As the weather is warming up and we start to spend more time outside, we also start spending more time being exposed to things that may bite us. On that long list are snakes. In the US alone there are 8000 venomous snake bites yearly, with most of them between April and October. Only 0.2% of venomous bites result in death, however 1 or 2 of those deaths occur in Texas yearly.
There are two kinds of poisonous snakes in Texas. The most common kind is the pit viper. It includes the copperhead, cottonmouth, and rattlesnake. They get their name from heat sensing pits in their head, along with their elliptical pupils and triangle head. They can be found in almost any habitat. The second type of poisonous snake is the coral snake. It is easily identified by the red, yellow, and black bands on its body. The snakes can be differentiated from the non-poisonous king snake by the mnemonic “red on yellow, kill a fellow; red on black, venom lack”. The coral snake has very short teeth and injects a very potent neurotoxin.
Pit vipers and coral snake venom are very different in the effects they produce. Venom in both is mostly water. The enzymes in the venom easily break down subcutaneous tissue, red blood cell membranes, and activate the coagulation cascade leading to a coagulopathy. This leads to leaky blood vessels and edema. Coral snake venom is typically more of a neurotoxin that can lead to severe muscle weakness and respiratory failure.
Snake bites can happen to anyone; however certain select groups seem to be more susceptible to being bitten by a snake. A typical snake envenomation is seen in 18-28 years old, males, and on the extremities. An envenomation from a pit viper often results in swelling, bruising, and blisters in the affected extremity. This swelling and bruising can progress rapidly. There may be systemic symptoms such as hypotension, parenthesis, epistaxis, and respiratory distress. Symptoms may be delayed if the bite is on the lower extremity. Symptoms are also more severe in children.
Treatment of a snake bite is separated into pre-hospital care and hospital care. Most snake bites are either non venomous snake bites or “dry” bites. Dry bites are 50% of coral snakes and 25% of pit vipers. Many techniques for removal of the venom are no longer used such as sucking out the wound, tourniquets, electrical shock or ice packs. Good prehospital care is limit movement of the affected extremity, follow the ABC’s, and quick transport to a facility that has antivenin.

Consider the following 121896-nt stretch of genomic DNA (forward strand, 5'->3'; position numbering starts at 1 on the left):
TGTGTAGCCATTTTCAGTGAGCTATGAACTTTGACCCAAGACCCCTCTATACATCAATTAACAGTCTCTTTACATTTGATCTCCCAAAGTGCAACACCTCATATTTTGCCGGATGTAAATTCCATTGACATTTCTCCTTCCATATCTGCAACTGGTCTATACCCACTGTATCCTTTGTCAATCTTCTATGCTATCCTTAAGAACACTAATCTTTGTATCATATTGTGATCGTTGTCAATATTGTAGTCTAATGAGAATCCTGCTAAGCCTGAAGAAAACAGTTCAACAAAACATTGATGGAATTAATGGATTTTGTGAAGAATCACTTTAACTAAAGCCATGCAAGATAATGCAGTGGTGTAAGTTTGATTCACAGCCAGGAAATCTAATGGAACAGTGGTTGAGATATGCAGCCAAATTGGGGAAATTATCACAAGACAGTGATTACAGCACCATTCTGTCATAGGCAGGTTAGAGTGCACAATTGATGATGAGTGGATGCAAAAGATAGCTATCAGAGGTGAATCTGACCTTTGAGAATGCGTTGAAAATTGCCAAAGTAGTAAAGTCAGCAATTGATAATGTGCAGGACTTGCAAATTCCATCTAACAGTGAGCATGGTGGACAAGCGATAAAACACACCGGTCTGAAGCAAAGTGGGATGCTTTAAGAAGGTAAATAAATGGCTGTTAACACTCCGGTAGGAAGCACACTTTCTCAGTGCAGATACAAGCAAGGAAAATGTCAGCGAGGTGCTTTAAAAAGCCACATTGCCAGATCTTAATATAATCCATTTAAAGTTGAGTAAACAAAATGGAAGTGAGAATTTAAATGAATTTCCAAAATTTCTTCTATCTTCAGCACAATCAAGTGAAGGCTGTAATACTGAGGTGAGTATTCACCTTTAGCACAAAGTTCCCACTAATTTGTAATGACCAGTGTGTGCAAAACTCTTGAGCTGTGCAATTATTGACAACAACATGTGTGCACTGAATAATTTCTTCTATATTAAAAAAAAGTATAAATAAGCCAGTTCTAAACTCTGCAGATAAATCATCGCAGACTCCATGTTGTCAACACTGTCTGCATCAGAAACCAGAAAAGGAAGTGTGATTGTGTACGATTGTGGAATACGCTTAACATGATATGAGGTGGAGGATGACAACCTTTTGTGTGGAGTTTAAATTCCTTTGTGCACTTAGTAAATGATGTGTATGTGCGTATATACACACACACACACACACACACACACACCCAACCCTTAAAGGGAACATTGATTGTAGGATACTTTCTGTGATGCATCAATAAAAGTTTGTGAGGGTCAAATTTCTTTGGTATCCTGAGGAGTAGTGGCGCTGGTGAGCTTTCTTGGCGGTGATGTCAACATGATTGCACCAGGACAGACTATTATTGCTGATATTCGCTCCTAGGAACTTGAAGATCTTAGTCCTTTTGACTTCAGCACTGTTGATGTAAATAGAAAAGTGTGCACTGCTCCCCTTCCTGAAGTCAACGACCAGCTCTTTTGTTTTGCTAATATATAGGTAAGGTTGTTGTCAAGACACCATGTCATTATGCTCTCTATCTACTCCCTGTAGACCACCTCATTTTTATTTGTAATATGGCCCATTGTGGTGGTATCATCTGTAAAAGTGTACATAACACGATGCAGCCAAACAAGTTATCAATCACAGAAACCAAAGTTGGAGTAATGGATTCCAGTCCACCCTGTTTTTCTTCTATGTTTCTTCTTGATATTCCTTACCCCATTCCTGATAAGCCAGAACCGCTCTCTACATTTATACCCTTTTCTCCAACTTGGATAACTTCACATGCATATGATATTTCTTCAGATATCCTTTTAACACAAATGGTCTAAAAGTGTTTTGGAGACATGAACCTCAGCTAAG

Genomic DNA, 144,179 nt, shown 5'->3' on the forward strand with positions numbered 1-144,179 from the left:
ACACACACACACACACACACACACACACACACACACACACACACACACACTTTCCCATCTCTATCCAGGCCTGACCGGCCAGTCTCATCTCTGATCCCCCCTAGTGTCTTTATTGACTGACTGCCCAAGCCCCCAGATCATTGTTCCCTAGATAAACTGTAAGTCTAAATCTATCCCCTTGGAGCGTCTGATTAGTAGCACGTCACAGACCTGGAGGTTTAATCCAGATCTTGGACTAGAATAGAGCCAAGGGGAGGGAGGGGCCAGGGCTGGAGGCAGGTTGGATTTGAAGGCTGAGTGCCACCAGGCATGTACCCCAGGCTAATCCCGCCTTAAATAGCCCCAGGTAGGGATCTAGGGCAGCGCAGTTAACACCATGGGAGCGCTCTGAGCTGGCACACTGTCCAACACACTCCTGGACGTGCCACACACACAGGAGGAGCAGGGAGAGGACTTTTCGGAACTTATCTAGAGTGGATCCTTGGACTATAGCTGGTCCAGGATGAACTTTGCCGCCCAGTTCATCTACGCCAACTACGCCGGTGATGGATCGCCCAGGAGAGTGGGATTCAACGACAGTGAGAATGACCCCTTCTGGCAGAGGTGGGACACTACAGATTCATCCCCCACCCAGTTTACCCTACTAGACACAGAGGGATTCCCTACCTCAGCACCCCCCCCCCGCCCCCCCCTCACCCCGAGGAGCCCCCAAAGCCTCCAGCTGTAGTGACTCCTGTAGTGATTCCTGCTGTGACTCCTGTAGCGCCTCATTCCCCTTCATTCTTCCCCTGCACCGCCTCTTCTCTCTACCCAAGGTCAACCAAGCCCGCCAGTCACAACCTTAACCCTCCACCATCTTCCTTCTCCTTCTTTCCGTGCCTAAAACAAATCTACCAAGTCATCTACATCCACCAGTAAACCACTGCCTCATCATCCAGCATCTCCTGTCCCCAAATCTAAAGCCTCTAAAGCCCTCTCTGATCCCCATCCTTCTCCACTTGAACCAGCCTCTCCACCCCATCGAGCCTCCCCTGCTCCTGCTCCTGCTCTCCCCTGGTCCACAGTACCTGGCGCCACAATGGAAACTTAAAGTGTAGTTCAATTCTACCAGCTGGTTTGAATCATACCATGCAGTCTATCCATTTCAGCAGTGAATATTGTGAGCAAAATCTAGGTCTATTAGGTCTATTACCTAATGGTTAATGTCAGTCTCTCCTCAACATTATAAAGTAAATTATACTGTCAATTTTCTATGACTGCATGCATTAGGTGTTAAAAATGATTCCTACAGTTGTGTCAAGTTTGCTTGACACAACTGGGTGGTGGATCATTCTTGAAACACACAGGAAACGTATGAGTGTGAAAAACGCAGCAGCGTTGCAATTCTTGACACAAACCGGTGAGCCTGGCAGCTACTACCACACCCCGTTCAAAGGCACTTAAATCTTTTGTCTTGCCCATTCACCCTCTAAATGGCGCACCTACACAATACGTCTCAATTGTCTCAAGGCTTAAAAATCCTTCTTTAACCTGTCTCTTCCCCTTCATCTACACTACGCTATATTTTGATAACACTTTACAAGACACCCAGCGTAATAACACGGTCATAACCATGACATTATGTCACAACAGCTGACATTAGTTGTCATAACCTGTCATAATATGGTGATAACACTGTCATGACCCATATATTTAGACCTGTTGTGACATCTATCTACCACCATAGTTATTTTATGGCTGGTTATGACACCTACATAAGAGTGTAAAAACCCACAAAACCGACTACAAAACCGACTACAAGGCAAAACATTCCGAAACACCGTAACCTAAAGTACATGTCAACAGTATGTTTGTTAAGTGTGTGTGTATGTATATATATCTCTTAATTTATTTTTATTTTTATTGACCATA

Envenomation is graded as mild, moderate, or severe. Mild envenomation has local pain and swelling but no systemic signs or abnormal lab values. Moderate envenomation has severe pain and swelling of the affected area and systemic symptoms with abnormal lab values. Severe envenomation is severe lab abnormalities with clinical signs of shock. The grades may change significantly during the evaluation process. Coral snakes may show no initial signs of envenomation and are still graded as severe.
Antivenin is the treatment of choice in significant envenomation of pit vipers and coral snakes. CroFab (Crotalidae polyvalent immune Antibody) has replaced horse antivenin because of its effectiveness. Antivenin binds to the toxins in the venom to prevent local and systemic effects. Best results are achieved if given in the first 4-6 hours of an envenomation. Sometimes the swelling is so severe that the patients will need a fasciotomy (a procedure to cut open the fascia to allow blood flow to a certain area).
Antibiotics are also indicated as these wounds are also high risk for an infection. Tetanus should also be given in most snake bites.
Most snake bites need to be observed in the hospital. “Dry” pit viper bites should be observed for 8-10 hours. Coral snakes should be observed for 24 hours. Those that are envenomed need admission to the hospital with possible repeat doses of antivenin and lab testing. Fasciotomies are rarely needed anymore.
“As we emerge from spring into summer, remember that the best treatment of snake bites is prevention. When outdoors please be aware of your surroundings, do not venture into places with known snakes and do not try to approach/ handle a snake,” states Dr. Larry Dencklau, medical director of the emergency department at Lake Pointe Medical Center. “If a bite happens, bringing the patient to the emergency room is the best course of action.”
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